Review: Dracula Untold


Everyone listen. I’m going to pretty much surprise the crap out of you because by writing the next sentence I’m surprising the crap out of myself. I enjoyed Dracula Untold. I know. You’ve probably just decided that maybe you don’t want to trust my opinion anymore, but hear me out. 

Dracula Untold is a Universal monster movie. You know those old classics from back in the day that starred Dracula and the Wolfman and the Mummy. In fact they’re making an entire film universe for those guys to star in. The point is that those movies were meant to be fun and kind of ridiculous and that is exactly what Dracula Untold is despite its many flaws.

Dracula Untold
Director: Gary Shore
Rated: PG-13
Release Date: October 18, 2014

In case the horribly uninspired title of the film didn’t tip you off, Dracula Untold is the origin story of everyone’s favorite vampire, Dracula (Luke Evans). Supposedly this is the untold origin story of how Vlad the Impaler, prince of Transylvania, became Dracula, prince of darkness. How that is an untold story I’ll never know, but maybe they’re referring to the fact that they’ve made it into a sort of superhero origin — how Dracula got his powers. That’s is how the film differs as it casts Dracula as a man who sacrifices his soul in order to save his son and people from the evil Turks. 

The plot is almost to be laughed at as it truly only involves Dracula getting his powers then kicking butt, struggling with love and then kicking more butt. But man, does he kick some butt. The movie plays with itself just fine, turning the vampire into an action hero who kills an entire army why flitting in and out of a cloud of bats. They’re clearly trying to make their own blockbuster hero universe with this as Dracula is far closer to some sort of Batman/Aquaman (control of animals of the night) thing than your classic take on him. If that sounds appalling to you then stay away.

There are some seriously great one-liners in this move that are delivered with an earnestness that’s actually quite impressive for how stupid the thing is. Somehow the film ends up being fun to watch as Dracula tears through armies of Turks. There’s also some horribly cheesy yet fantastic visuals that pop up throughout the film, like a slow motion fall as Dracula, half bats/half man, tries to catch his wife from falling to her death. It is a great ball of melodrama in one shot and it works because how else are you going to do something this ridiculous?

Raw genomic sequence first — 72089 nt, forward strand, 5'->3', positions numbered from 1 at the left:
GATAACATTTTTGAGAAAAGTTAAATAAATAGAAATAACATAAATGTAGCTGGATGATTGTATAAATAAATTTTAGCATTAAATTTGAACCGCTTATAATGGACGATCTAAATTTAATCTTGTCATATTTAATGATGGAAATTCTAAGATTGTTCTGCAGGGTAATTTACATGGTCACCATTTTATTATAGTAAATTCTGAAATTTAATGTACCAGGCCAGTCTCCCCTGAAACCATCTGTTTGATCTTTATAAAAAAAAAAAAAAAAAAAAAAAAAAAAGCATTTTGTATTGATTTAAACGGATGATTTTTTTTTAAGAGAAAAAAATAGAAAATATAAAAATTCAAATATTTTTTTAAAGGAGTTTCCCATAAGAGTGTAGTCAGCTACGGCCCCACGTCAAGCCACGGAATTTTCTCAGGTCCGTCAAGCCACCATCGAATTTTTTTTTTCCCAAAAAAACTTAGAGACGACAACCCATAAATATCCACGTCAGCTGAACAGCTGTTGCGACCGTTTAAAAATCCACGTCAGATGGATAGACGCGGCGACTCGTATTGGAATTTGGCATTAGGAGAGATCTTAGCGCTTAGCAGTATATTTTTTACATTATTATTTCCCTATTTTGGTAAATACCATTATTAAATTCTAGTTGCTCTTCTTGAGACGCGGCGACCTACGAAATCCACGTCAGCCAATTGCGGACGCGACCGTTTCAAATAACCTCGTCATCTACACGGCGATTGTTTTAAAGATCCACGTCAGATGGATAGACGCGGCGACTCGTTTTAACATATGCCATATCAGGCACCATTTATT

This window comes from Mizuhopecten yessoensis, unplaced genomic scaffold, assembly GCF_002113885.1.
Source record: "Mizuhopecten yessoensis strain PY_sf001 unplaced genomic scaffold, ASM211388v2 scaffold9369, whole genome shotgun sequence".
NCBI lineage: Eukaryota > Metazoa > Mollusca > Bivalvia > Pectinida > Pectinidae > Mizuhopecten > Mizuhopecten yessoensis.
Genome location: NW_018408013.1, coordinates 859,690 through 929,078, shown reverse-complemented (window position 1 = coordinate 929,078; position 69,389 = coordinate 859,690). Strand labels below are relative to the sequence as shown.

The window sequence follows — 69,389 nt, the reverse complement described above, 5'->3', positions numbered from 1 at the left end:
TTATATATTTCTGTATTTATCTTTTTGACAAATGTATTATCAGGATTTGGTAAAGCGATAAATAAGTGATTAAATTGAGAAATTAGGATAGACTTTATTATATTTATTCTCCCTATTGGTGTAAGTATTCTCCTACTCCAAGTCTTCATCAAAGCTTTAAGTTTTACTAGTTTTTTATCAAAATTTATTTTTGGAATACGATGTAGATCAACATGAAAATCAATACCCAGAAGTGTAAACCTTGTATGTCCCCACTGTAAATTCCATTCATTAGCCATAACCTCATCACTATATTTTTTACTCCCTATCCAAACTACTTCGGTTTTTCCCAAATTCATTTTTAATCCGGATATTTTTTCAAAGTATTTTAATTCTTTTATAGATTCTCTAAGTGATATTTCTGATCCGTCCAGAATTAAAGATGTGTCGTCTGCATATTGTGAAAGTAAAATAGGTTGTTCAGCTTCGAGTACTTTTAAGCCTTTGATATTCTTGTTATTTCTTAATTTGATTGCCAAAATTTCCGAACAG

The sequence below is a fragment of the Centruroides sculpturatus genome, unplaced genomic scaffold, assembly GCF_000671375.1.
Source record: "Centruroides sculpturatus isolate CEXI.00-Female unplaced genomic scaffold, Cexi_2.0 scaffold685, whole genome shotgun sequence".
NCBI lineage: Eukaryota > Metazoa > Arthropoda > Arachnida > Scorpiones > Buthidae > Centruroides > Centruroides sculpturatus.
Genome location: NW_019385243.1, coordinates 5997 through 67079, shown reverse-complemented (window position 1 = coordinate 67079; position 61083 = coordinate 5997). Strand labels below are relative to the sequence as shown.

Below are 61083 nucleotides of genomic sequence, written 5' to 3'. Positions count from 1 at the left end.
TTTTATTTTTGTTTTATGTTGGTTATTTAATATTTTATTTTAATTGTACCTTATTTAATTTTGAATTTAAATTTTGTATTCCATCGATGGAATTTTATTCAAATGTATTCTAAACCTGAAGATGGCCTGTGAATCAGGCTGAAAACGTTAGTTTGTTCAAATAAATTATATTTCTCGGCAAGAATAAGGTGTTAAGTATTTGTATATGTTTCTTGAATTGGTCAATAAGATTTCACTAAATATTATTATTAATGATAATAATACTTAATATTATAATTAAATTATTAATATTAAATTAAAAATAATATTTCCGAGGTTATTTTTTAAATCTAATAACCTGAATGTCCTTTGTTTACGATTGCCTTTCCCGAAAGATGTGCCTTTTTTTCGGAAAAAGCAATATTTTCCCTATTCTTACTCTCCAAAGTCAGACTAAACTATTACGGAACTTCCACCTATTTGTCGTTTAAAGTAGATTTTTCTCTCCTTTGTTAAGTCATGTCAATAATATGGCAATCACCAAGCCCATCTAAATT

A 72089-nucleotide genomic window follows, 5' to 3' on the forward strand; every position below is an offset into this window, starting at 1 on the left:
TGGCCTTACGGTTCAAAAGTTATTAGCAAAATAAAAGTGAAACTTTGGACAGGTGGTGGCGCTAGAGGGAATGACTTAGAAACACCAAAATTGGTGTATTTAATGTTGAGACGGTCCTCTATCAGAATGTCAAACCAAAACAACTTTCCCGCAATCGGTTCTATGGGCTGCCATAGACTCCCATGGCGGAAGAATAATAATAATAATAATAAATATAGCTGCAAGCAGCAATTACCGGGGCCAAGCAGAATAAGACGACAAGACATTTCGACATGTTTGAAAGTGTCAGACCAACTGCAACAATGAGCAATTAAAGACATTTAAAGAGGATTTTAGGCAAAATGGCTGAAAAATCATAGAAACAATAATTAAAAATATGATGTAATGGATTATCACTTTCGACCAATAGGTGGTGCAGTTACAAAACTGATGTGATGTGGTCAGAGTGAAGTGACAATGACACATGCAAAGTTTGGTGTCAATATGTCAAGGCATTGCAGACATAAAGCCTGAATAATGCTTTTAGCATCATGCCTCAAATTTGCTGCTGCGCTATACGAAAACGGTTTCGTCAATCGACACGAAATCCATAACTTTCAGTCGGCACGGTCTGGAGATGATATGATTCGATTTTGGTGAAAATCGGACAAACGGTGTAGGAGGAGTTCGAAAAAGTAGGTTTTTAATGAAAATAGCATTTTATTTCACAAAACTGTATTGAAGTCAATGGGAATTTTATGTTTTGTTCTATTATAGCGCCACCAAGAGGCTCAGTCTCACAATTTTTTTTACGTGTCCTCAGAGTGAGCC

What is odd is that director Gary Shore, who has only done one short before this, is terrible at putting together his action sequences. They’re choppy and hard to see, which is too bad because Dracula’s flying/fighting antics would be incredibly awesome to watch with a more competent director at the helm. It’s unclear why the film looks so dark since almost every shot has a digital background and they could have lightened it up easily, but it is a major determent to the stupid fun you should be having. With a better director that had a bit more skill Dracula Untold could have been a camp classic like the Universal monster films that inspired it. Instead it’s just a bit of dumb fun.

Dumb should really be stressed here. There are plot holes in the film that you can’t even begin to think about without wanting to gnaw your arms off in frustration. Almost every aspect of it is designed around whether or not a shot will look cool. At one point Dracula (then Vlad) returns to the gave where he previously found the vampire who will change him. When he and his compatriots arrived there before it seemed like an easy climb. Upon returning he’s shown in full armor pulling himself up a cliff to get there, cape billowing behind him. It’s all for the sake of style and that style can pay off, but man does it lead to some dumb plotting.

Where does that leave us with Dracula Untold? One of the most solid matinee/rental recommendations I’ve given all year. It is not a good movie or a great one, but there’s plenty of entertainment and visual eye candy to enjoy. Expecting something from this film will ruin it for you, going in expecting nothing will mean you have a great time.  

Matthew Razak
Matthew Razak is the founder and Editor-in-Chief of Flixist. He has worked as a critic for more than a decade, reviewing and talking about movies, TV shows, and videogames. He will talk your ear off about James Bond movies, Doctor Who, Zelda, and Star Trek.